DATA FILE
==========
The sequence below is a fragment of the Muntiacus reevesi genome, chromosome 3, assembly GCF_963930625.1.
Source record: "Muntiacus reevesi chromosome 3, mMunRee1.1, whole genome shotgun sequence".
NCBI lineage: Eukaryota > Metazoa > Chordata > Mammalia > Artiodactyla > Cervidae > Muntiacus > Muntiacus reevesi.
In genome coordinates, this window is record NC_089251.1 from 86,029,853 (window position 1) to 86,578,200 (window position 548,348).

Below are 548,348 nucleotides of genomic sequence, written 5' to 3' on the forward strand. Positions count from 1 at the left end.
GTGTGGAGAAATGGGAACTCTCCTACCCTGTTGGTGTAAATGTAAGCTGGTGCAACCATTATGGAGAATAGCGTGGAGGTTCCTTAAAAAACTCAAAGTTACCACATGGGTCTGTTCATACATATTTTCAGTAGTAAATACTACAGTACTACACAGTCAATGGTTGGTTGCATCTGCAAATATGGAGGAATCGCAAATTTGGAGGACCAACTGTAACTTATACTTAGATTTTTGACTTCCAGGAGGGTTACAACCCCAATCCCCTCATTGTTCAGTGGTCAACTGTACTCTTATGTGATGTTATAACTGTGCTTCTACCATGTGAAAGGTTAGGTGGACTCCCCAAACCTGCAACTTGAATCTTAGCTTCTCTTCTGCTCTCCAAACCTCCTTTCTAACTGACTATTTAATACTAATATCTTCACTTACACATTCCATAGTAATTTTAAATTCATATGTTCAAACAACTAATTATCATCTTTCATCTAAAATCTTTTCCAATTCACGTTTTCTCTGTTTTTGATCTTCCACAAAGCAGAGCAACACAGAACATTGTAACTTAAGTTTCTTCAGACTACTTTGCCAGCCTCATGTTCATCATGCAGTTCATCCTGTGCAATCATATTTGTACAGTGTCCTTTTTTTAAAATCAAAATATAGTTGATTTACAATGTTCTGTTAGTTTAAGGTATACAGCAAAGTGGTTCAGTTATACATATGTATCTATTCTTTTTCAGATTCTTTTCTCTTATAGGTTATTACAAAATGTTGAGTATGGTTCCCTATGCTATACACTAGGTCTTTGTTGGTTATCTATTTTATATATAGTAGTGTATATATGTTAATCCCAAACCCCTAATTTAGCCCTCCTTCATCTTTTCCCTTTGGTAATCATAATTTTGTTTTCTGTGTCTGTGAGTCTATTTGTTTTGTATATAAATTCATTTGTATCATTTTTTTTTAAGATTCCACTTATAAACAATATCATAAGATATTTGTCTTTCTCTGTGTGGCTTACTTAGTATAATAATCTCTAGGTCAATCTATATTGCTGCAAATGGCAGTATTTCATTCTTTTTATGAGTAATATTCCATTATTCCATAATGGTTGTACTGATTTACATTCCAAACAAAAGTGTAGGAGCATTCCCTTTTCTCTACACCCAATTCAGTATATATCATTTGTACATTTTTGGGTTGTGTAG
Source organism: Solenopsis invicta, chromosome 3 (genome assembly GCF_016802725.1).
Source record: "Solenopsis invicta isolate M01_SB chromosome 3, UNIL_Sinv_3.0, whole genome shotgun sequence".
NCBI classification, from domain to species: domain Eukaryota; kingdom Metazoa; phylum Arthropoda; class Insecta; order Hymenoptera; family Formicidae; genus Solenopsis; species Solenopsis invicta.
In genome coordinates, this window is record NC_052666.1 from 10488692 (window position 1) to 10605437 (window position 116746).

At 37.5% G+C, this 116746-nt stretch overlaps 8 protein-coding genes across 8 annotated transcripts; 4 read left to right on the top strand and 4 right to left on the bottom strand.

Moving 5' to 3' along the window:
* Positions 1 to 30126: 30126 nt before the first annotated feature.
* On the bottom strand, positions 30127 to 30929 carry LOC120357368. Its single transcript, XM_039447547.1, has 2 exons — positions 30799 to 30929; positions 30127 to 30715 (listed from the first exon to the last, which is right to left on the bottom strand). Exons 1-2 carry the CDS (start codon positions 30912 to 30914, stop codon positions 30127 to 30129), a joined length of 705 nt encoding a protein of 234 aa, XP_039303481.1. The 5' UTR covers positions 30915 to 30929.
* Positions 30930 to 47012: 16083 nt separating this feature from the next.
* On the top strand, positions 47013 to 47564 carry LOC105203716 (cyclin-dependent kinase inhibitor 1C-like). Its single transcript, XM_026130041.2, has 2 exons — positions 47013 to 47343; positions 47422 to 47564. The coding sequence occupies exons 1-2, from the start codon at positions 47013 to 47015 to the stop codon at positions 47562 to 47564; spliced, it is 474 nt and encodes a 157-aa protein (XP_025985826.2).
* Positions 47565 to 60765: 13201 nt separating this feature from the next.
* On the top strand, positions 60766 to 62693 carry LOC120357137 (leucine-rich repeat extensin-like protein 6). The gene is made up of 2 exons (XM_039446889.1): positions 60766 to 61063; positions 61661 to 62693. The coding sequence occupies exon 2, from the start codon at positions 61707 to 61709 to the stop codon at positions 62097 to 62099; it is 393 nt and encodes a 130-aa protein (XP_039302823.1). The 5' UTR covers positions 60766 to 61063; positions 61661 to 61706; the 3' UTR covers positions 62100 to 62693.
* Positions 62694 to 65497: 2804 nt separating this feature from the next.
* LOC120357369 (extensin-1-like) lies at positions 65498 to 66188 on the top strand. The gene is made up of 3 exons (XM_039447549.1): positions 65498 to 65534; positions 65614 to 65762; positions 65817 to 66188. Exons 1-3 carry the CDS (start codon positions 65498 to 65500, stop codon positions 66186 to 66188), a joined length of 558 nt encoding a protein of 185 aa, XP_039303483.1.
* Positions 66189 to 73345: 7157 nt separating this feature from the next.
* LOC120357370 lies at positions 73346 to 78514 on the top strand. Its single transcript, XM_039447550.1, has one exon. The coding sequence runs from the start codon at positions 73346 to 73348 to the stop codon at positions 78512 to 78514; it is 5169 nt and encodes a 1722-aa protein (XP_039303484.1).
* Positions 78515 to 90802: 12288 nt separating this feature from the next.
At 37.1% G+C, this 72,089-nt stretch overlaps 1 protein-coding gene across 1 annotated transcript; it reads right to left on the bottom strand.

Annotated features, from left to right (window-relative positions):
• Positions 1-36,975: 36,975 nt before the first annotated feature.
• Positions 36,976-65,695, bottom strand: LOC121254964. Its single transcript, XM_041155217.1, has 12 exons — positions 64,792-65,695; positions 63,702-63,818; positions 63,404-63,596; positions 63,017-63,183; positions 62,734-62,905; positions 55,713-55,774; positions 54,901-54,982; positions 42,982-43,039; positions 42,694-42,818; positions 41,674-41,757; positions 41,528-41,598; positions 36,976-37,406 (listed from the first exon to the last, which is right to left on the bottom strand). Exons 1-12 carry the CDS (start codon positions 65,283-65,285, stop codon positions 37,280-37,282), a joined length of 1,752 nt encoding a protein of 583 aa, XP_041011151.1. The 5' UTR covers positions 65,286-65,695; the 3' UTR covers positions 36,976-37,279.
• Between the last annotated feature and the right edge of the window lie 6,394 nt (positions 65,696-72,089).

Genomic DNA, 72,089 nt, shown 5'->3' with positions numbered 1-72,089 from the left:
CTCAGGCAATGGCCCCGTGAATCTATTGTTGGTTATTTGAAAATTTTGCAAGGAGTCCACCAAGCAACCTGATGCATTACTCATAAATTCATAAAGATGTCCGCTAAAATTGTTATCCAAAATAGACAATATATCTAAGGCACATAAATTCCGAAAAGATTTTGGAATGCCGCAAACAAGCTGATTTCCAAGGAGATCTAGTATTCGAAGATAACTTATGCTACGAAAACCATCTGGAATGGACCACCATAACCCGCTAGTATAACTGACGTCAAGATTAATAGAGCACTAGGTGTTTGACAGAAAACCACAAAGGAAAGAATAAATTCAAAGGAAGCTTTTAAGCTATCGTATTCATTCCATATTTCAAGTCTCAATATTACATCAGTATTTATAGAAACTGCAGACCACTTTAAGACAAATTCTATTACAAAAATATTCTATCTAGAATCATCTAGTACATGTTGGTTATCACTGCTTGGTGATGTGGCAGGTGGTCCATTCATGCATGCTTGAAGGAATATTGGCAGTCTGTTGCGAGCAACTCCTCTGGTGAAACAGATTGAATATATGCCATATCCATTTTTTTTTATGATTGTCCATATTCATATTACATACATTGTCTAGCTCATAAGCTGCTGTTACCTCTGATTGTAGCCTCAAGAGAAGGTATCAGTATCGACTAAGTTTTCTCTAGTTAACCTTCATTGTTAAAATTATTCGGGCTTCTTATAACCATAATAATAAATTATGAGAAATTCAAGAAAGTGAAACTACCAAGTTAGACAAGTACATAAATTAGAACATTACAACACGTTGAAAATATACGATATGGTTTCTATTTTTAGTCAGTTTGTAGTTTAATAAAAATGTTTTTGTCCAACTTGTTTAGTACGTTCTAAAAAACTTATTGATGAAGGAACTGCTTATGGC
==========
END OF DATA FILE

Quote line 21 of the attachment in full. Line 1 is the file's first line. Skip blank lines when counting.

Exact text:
* Positions 66189 to 73345: 7157 nt separating this feature from the next.